4. The article of manufacture set forth in claim 1, wherein said particles are formed of a metal selected from molybdenum and alloys thereof.

5. The article of manufacture set forth in claim 1,'

wherein said particles are formed of a metal selected from tungsten and alloys thereof.

6. The article of manufacture set forth in claim 1, wherein said particles comprise a mixture of first particles formed of a metal selected from chromium and alloys thereof and second particles formed of a metal selected from molybdenum and alloys thereof.

7. The article of manufacture set forth in claim 1, wherein the workpiece is essentially formed of a material selected from iron, aluminum, magnesium, copper, nickel, titanium, beryllium, and alloys thereof.

8. An article of manufacture comprising a workpiece, a metal coating carried by said workpiece and formed of electroless plating metal having dispersed therethrough metallic particles, said particles being selected from the group consisting of chromium, molybdenum, tungsten, boron, titanium, vanadium, zirconium, hafnium, niobium, tantalum, and alloys thereof, said particles having dimensions on the order of from about 0.1 micron to about 50 microns and constituting by volume from about 5% to about 65% of said coating.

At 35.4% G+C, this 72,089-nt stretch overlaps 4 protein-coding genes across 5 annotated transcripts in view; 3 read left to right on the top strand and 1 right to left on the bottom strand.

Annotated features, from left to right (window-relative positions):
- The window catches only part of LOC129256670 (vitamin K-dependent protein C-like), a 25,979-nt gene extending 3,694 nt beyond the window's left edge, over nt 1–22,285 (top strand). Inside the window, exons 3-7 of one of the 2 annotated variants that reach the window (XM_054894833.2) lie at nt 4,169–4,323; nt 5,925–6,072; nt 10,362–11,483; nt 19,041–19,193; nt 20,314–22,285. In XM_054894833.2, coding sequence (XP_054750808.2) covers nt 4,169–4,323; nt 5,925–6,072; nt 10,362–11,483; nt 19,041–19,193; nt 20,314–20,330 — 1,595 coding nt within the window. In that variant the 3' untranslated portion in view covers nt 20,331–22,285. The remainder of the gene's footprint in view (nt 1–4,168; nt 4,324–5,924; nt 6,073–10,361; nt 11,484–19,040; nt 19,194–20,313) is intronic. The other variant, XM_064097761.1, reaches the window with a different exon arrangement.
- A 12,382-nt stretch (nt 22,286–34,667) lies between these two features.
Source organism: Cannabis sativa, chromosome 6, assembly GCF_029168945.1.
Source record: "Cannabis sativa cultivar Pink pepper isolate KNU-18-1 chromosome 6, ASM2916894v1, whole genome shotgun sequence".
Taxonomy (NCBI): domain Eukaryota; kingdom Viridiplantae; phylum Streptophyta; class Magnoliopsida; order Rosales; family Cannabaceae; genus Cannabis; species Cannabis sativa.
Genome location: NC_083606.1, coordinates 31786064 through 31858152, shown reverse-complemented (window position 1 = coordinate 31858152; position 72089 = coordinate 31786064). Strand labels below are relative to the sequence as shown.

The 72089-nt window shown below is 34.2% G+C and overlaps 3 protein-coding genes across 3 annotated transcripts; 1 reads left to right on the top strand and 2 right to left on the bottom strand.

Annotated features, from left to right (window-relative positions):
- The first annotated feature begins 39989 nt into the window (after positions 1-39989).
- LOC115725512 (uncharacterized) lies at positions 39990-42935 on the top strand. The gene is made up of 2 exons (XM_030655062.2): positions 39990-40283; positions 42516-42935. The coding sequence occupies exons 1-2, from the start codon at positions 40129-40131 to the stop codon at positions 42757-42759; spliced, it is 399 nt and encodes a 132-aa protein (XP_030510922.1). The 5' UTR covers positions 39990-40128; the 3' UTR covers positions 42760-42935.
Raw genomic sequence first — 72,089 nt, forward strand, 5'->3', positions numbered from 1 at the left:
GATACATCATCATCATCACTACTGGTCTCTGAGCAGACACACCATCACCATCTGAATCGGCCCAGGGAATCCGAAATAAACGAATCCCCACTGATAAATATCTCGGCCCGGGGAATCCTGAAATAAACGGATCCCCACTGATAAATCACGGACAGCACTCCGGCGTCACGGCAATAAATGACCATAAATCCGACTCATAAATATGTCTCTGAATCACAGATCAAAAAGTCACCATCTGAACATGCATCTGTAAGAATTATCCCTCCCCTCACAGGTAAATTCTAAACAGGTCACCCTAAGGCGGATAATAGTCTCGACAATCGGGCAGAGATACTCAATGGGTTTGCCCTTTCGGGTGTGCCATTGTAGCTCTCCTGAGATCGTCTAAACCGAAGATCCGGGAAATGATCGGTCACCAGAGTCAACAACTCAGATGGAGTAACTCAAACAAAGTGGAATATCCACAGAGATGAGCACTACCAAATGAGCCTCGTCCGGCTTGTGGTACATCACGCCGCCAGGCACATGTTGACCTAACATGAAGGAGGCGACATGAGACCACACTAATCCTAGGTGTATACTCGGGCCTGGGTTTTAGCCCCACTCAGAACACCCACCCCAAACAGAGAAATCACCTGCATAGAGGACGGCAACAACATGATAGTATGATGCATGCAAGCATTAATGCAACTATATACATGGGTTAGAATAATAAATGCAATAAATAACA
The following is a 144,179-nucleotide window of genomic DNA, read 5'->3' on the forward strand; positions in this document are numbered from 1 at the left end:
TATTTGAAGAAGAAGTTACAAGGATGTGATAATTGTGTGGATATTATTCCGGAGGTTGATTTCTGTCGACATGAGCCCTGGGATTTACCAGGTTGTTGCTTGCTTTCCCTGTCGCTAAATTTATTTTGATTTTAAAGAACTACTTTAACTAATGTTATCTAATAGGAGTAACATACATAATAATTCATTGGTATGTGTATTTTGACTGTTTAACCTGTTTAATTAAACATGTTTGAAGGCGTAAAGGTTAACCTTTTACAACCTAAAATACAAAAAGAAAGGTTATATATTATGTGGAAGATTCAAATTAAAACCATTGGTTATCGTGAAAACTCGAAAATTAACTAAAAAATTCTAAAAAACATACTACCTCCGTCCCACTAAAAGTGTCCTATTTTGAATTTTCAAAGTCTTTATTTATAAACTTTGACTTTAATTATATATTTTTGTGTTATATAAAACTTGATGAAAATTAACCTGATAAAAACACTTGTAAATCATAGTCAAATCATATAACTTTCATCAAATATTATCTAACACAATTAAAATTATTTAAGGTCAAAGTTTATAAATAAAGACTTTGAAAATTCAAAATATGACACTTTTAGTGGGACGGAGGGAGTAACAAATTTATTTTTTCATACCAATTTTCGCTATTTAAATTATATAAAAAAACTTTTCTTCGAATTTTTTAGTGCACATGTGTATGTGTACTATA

9. An article of manufacture comprising a workpiece, a metal coating carried by said workpiece and formed of electroless nickel having dispersed therethrough metallic particles, said particles being essentially insoluble in electroless plating baths and being inert and non-catalytic and non-poisonous with respect thereto and non-displacing with respect to the nickel ions in the electroless plating bath, said particles having dimensions on the order of from about 0.1 micron to about 50 microns and constituting by volume from about 5% to about 65% of said coating.

10. The article of manufacture set forth in claim 9, wherein said metallic particles are selected from the group consisting of chromium, molybdenum, tungsten, boron, titanium, vanadium, zirconium, hafnium, niobium, tantalum, and alloys thereof.

11. The article of manufacture set forth in claim 10, wherein said particles are formed of a metal selected from chromium and alloys thereof.

12. The article of manufacture set forth in claim 9, wherein said particles are formed of a metal selected from molybdenum and alloys thereof.

13. The article of manufacture set forth in claim 9, wherein said particles are selected from tungsten and alloys thereof.